Mentoring and supporting Sailors is what makes being a chief special. It is the responsibility of chiefs to coach, encourage, and challenge their teams while providing professional development opportunities. It is a responsibility chiefs do not take lightly along with their time-honored Navy traditions.
130 Years and Counting
Passing on the traditions of service and molding the next generation of chiefs is exactly what Deines is doing at Naval Base Kitsap. He, along with his fellow brothers and sisters of the Chief’s Mess, celebrate their 130th birthday on April 1.
“Every year for the chief’s birthday is just a reminder to me of the power of the mess, and the traditions we still carry today since the donning of the first CPO cover,” Deines said. “It gives you a rush knowing that you are a part of something that only a small population will ever understand and knows what it means to keep the traditions alive today.”
Earning the rank as chief petty officer is a pinnacle moment in an enlisted Sailor’s career. Only 10 percent of Navy Sailors earn the title of chief petty officer.
“The Navy is what you make of it; you determine your own destiny and progression,” Deines advised today’s junior Sailors. “The Navy is not hard. It is a challenge that will turn you into someone you never thought you could be.”
Navy chiefs are subject matter experts in their fields with an ingrained desire to pass on their knowledge to the next Sailor and to the next. They advocate for the best interests of their Sailors, ensuring they have the resources they need to succeed and the opportunities to grow within the Navy. They are mentors, brethren, and trusted leaders who know when to take charge and when to step back and allow their Sailors to do their jobs.
“In today’s Navy, we have seen a shift in the dynamics between the mess and the junior Sailors with many chiefs fully engaged in the day-to-day mission and the individual Sailors,” Deines explained. “You are only successful if the Sailors under your charge are successful. You cannot be afraid of challenge and responsibility, because challenge is necessary. It’s what grows you and the junior Sailors you lead. Chief right and Chief hard!”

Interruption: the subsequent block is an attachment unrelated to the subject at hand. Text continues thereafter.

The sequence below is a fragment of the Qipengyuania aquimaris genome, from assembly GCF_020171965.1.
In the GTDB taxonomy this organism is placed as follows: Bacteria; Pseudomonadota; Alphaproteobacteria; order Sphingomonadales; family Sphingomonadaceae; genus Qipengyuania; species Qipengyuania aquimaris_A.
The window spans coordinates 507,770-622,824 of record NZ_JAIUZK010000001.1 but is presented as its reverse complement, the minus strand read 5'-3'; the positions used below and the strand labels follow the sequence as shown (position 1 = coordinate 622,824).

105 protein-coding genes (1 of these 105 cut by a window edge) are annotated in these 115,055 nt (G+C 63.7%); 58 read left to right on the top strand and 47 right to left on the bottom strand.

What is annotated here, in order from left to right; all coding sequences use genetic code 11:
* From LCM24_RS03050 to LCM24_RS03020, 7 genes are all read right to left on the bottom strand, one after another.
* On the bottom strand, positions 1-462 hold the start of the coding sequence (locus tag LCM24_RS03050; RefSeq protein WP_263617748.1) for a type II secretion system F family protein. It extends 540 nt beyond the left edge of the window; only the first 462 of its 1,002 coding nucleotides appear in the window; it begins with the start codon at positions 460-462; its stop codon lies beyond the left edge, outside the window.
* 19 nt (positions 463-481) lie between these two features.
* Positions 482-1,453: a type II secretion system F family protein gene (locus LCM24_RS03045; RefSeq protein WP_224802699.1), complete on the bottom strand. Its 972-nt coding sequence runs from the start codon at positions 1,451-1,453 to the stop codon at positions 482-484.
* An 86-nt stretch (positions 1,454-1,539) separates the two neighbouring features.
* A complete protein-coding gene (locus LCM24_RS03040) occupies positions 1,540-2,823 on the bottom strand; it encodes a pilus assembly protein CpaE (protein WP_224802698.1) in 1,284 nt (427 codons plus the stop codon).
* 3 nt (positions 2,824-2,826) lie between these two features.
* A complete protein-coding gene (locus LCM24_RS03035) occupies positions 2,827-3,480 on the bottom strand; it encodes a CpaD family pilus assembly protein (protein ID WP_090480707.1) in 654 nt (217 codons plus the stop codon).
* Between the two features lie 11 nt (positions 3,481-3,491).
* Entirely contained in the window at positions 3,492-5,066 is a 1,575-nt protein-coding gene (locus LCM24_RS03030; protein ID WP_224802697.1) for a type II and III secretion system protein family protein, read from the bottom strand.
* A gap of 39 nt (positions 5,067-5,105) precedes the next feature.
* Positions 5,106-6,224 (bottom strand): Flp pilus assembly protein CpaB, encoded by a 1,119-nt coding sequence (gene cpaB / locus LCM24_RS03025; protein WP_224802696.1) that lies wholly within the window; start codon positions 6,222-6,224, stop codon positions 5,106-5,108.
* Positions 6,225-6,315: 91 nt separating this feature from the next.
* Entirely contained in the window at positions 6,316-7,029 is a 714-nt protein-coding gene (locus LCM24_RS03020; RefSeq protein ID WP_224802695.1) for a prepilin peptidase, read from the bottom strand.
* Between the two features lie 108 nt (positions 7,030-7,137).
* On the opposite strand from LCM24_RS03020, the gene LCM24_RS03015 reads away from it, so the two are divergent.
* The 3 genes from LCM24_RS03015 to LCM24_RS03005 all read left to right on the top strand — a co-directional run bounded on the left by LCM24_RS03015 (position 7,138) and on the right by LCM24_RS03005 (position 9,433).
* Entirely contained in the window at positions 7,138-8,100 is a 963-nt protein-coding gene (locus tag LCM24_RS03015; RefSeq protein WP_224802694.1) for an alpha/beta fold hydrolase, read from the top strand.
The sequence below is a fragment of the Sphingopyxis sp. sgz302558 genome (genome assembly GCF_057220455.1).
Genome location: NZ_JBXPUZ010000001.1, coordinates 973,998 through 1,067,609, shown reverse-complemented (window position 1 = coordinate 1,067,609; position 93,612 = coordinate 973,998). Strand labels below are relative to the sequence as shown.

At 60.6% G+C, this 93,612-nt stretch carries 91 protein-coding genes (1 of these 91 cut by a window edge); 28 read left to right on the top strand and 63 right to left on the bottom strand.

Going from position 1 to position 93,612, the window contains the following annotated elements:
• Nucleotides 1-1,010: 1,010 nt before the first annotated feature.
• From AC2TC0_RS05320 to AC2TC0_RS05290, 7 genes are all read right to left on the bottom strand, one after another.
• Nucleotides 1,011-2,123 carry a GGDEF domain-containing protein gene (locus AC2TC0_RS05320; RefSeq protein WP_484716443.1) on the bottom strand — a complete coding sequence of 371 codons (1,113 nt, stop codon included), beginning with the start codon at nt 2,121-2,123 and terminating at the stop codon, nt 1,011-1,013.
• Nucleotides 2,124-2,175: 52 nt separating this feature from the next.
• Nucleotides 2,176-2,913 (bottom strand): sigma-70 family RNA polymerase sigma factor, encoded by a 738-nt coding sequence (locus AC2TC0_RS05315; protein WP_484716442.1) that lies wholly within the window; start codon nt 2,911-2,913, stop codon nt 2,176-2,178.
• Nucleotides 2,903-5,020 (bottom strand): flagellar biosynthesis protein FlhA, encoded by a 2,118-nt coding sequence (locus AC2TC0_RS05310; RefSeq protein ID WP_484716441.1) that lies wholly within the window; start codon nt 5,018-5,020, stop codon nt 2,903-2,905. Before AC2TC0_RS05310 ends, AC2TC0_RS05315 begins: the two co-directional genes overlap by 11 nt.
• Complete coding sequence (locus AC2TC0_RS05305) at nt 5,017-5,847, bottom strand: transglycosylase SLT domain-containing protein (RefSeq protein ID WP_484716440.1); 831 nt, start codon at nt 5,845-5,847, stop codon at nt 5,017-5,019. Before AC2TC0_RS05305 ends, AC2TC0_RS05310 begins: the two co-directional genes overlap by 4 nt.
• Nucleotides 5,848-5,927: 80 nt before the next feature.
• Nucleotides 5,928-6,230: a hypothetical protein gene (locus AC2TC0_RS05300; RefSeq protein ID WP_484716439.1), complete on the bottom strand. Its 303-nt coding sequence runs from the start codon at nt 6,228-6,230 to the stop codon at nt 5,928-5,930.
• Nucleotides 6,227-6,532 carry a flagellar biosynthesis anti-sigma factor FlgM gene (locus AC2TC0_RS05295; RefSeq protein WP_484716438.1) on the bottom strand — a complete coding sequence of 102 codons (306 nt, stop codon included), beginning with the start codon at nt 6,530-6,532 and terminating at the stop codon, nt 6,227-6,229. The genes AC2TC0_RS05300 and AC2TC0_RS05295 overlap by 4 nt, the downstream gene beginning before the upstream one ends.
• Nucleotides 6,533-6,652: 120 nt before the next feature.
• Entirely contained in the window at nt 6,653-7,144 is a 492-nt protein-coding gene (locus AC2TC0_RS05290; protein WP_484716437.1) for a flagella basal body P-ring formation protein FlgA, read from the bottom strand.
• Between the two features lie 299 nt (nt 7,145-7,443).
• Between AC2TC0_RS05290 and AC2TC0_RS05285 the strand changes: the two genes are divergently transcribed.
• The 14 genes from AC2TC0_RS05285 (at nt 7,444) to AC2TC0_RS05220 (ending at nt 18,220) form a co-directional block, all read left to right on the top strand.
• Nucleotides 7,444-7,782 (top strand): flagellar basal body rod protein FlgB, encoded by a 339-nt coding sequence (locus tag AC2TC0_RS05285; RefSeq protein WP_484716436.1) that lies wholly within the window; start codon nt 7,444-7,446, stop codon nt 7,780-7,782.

Family: Reason to Keep Going
Family plays a big role in Deines’ life. Family was one of the influences for joining the world’s most powerful Navy. Deines’ father was a Sailor from 1965-1969 during the Vietnam War. He served on board a ship as an engineman second class petty officer prior to separating from the Navy.
For Deines, serving in the Navy was going to be a four-year commitment. What he did not realize the first time he swore in was that the Navy was going to be his life’s work.
“The Navy has become a lifetime commitment where I have learned, grown, and experienced things I could have never imagined including getting married, having a son, and having a family to share the experience,” Deines said. “It may have been a tough road, but that road has taken me on a journey that has made me stronger, wiser, and has set me up for the rest of my life.”
By his side for a majority of his naval career has been Abby, the chief’s wife of 10 years. Together they are the proud parents of 4-year-old Jameson.
“My family is a small but powerful team who brings excitement, motivation, and constant support during all my adventures in the Navy,” Deines said. “Family gives me a reason to keep going, especially during the most challenging tours. I do it for them, the security knowing that when I am done, the Navy will continue to support my family.”
When he is not hard at work or mentoring Sailors – who Deines says inspires him the most – he spends time with his loved ones. When the weather is right, you can find the Deines family fishing for bass and kayaking at nearby Long Lake in Port Orchard, Wash.
When asked again to describe himself, Deines this time around said without hesitation – “A husband to an amazing women and a father to the best kid any dad could ask for."